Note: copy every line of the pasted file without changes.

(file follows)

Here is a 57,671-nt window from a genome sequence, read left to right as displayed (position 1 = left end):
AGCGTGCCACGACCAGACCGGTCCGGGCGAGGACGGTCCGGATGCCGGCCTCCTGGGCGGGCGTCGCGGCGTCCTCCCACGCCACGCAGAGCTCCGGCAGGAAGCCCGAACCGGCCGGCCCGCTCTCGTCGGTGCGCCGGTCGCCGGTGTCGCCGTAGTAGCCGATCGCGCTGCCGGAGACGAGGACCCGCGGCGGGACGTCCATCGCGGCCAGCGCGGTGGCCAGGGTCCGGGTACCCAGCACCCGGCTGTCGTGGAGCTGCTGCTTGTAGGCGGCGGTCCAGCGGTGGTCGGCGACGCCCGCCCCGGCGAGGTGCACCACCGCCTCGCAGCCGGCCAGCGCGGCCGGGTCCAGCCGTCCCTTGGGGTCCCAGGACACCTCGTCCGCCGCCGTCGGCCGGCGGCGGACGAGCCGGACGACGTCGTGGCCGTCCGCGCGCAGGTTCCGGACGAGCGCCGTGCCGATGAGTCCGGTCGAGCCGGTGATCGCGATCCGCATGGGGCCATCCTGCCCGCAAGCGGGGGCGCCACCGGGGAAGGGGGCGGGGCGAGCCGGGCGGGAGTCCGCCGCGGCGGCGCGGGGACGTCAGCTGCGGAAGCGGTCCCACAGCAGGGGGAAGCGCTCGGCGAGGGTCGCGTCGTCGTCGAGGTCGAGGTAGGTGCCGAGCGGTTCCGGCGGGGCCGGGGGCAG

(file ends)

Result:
Here is a 57,671-nt window from a genome sequence, read left to right as displayed (position 1 = left end):
AGCGTGCCACGACCAGACCGGTCCGGGCGAGGACGGTCCGGATGCCGGCCTCCTGGGCGGGCGTCGCGGCGTCCTCCCACGCCACGCAGAGCTCCGGCAGGAAGCCCGAACCGGCCGGCCCGCTCTCGTCGGTGCGCCGGTCGCCGGTGTCGCCGTAGTAGCCGATCGCGCTGCCGGAGACGAGGACCCGCGGCGGGACGTCCATCGCGGCCAGCGCGGTGGCCAGGGTCCGGGTACCCAGCACCCGGCTGTCGTGGAGCTGCTGCTTGTAGGCGGCGGTCCAGCGGTGGTCGGCGACGCCCGCCCCGGCGAGGTGCACCACCGCCTCGCAGCCGGCCAGCGCGGCCGGGTCCAGCCGTCCCTTGGGGTCCCAGGACACCTCGTCCGCCGCCGTCGGCCGGCGGCGGACGAGCCGGACGACGTCGTGGCCGTCCGCGCGCAGGTTCCGGACGAGCGCCGTGCCGATGAGTCCGGTCGAGCCGGTGATCGCGATCCGCATGGGGCCATCCTGCCCGCAAGCGGGGGCGCCACCGGGGAAGGGGGCGGGGCGAGCCGGGCGGGAGTCCGCCGCGGCGGCGCGGGGACGTCAGCTGCGGAAGCGGTCCCACAGCAGGGGGAAGCGCTCGGCGAGGGTCGCGTCGTCGTCGAGGTCGAGGTAGGTGCCGAGCGGTTCCGGCGGGGCCGGGGGCAG